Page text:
A fancy and practical functional tools

Overview

Funcy Build Status Join the chat at https://gitter.im/Suor/funcy

A collection of fancy functional tools focused on practicality.

Inspired by clojure, underscore and my own abstractions. Keep reading to get an overview or read the docs. Or jump directly to cheatsheet.

Works with Python 2.7, 3.4+ and pypy.

Installation

pip install funcy

Overview

Import stuff from funcy to make things happen:

from funcy import whatever, you, need

Merge collections of same type (works for dicts, sets, lists, tuples, iterators and even strings):

merge(coll1, coll2, coll3, ...)
join(colls)
merge_with(sum, dict1, dict2, ...)

Walk through collection, creating its transform (like map but preserves type):

walk(str.upper, {'a', 'b'})            # {'A', 'B'}
walk(reversed, {'a': 1, 'b': 2})       # {1: 'a', 2: 'b'}
walk_keys(double, {'a': 1, 'b': 2})    # {'aa': 1, 'bb': 2}
walk_values(inc, {'a': 1, 'b': 2})     # {'a': 2, 'b': 3}

Select a part of collection:

select(even, {1,2,3,10,20})                  # {2,10,20}
select(r'^a', ('a','b','ab','ba'))           # ('a','ab')
select_keys(callable, {str: '', None: None}) # {str: ''}
compact({2, None, 1, 0})                     # {1,2}

Manipulate sequences:

take(4, iterate(double, 1)) # [1, 2, 4, 8]
first(drop(3, count(10)))   # 13

lremove(even, [1, 2, 3])    # [1, 3]
lconcat([1, 2], [5, 6])     # [1, 2, 5, 6]
lcat(map(range, range(4)))  # [0, 0, 1, 0, 1, 2]
lmapcat(range, range(4))    # same
flatten(nested_structure)   # flat iter
distinct('abacbdd')         # iter('abcd')

lsplit(odd, range(5))       # ([1, 3], [0, 2, 4])
lsplit_at(2, range(5))      # ([0, 1], [2, 3, 4])
group_by(mod3, range(5))    # {0: [0, 3], 1: [1, 4], 2: [2]}

lpartition(2, range(5))     # [[0, 1], [2, 3]]
chunks(2, range(5))         # iter: [0, 1], [2, 3], [4]
pairwise(range(5))          # iter: [0, 1], [1, 2], ...

And functions:

partial(add, 1)             # inc
curry(add)(1)(2)            # 3
compose(inc, double)(10)    # 21
complement(even)            # odd
all_fn(isa(int), even)      # is_even_int

one_third = rpartial(operator.div, 3.0)
has_suffix = rcurry(str.endswith)

Create decorators easily:

@decorator
def log(call):
    print call._func.__name__, call._args
    return call()

Abstract control flow:

walk_values(silent(int), {'a': '1', 'b': 'no'})
# => {'a': 1, 'b': None}

@once
def initialize():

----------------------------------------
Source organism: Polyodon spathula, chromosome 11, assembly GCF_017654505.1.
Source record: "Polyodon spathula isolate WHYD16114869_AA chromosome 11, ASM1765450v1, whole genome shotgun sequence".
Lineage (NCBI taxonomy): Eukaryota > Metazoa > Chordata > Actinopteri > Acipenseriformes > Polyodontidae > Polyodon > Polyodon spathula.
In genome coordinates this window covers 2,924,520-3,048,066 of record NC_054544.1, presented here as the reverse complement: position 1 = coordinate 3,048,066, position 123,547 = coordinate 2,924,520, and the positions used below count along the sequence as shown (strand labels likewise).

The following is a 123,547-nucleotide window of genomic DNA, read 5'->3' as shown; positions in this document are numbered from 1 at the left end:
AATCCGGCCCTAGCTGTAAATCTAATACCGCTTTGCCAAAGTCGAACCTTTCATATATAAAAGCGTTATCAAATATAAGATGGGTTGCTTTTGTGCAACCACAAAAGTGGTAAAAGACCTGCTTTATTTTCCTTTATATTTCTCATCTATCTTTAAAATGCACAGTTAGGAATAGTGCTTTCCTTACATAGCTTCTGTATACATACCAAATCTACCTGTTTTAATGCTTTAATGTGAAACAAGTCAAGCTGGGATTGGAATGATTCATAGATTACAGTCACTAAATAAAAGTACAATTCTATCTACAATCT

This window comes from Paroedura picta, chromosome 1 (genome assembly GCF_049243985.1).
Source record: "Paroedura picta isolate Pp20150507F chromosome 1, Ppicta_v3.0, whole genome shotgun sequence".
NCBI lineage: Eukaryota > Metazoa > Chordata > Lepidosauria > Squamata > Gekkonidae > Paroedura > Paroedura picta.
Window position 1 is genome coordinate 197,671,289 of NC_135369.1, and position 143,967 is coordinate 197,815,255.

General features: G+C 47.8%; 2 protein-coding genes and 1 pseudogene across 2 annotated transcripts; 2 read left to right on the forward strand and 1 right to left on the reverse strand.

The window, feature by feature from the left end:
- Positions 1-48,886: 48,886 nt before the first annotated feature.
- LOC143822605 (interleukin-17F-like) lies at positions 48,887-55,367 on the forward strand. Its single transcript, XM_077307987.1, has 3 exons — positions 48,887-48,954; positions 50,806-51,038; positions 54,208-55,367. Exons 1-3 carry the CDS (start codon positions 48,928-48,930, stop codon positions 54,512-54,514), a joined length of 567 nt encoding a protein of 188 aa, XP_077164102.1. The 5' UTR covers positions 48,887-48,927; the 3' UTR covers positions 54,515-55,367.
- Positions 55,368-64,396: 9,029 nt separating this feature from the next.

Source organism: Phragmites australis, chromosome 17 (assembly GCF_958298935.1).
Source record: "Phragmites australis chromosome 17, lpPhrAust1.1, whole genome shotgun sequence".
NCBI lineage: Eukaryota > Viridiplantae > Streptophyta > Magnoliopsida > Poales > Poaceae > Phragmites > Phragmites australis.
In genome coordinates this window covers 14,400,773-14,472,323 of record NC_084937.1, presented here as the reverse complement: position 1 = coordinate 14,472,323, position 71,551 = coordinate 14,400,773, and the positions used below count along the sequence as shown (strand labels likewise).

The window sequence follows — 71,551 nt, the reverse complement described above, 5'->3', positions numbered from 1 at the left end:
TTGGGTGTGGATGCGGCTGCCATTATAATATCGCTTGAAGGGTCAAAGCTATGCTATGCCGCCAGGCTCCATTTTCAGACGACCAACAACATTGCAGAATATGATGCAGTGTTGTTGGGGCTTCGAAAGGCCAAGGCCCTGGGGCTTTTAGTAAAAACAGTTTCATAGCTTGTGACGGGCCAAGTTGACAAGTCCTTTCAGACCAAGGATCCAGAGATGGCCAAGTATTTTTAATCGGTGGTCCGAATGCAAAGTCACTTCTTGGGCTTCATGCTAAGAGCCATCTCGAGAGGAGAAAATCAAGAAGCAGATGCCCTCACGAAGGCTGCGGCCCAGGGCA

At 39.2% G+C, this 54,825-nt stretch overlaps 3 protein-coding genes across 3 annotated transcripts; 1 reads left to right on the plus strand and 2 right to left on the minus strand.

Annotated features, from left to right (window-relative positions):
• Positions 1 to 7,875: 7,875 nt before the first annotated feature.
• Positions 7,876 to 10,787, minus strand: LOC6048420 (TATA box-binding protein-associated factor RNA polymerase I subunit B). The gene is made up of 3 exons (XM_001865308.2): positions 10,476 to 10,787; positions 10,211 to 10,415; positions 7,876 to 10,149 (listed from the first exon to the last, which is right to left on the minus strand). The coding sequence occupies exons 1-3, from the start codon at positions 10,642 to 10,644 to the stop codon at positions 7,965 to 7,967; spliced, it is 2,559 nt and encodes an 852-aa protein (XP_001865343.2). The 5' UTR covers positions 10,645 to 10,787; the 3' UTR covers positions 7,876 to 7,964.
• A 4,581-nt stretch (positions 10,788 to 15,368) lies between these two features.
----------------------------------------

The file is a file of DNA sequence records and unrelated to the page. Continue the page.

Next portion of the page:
"..."

with suppress(OSError):
    os.remove('some.file')

@ignore(ErrorRateExceeded)
@limit_error_rate(fails=5, timeout=60)
@retry(tries=2, errors=(HttpError, ServiceDown))
def some_unreliable_action(...):
    "..."

class MyUser(AbstractBaseUser):
    @cached_property
    def public_phones(self):
        return self.phones.filter(public=True)

Ease debugging:

squares = {tap(x, 'x'): tap(x * x, 'x^2') for x in [3, 4]}
# x: 3
# x^2: 9
# ...

@print_exits
def some_func(...):
    "..."

@log_calls(log.info, errors=False)
@log_errors(log.exception)
def some_suspicious_function(...):
    "..."

with print_durations('Creating models'):
    Model.objects.create(...)
    # ...
# 10.2 ms in Creating models

And much more.

Dive in

Funcy is an embodiment of ideas I explain in several essays:

Running tests

To run the tests using your default python:

pip install -r test_requirements.txt
py.test

To fully run tox you need all the supported pythons to be installed. These are 2.6+, 3.3+, PyPy and PyPy3. You can run it for particular environment even in absense of all of the above:

tox -e py27
tox -e py36
tox -e lint
Comments
  • Argument collision with @decorator

    Argument collision with @decorator

    Logically obvious limitation without an obviously documented solution.

    Suppose a function decorated by a decorator created with @funcy.decorator actually has arguments named _args, _kwargs, or _func (it shouldn't, but supposing it did).

    Reasonably and correctly, call._args, call._kwargs, and call._func still resolve as expected and documented - good so far.

    An intuitive solution if you did want to inspect those arguments would be to call @decorator's __getattr__(self, ...) manually.

    But that unconditionally sets self.__dict__[...], so for example doing call.__getattr__('_args') can break call(), because call._args gets replaced.

    So the only safe way to access those arguments is to manually use the undocumented funcy.decorator.arggetter directly, or to manually implement the same logic of looking up the argument from call._args and call._kwargs based on the signature gotten from call._func.

    Actually, I think this problem might possibly effect all of the dunder methods too.

    Anyway, I think this could be solved by either:

    1. Just officially saying that as a special case, accessing those arguments to the wrapped function using the same built-in logic for getting arguments is completely unsupported.

    2. Officially documenting funcy.decorator.arggetter as the way to get those arguments.

    3. Using self.__dict__.setdefault instead of self.__dict__[...] in __getattr__, and documenting manually calling call.__getattr__ as the way.

    4. Exposing some sort of new method on the Call class like call._getarg, which could use either the 2nd or 3rd option internally.

    Thoughts?

    opened by mentalisttraceur 19
  • Pipe, thread

    Pipe, thread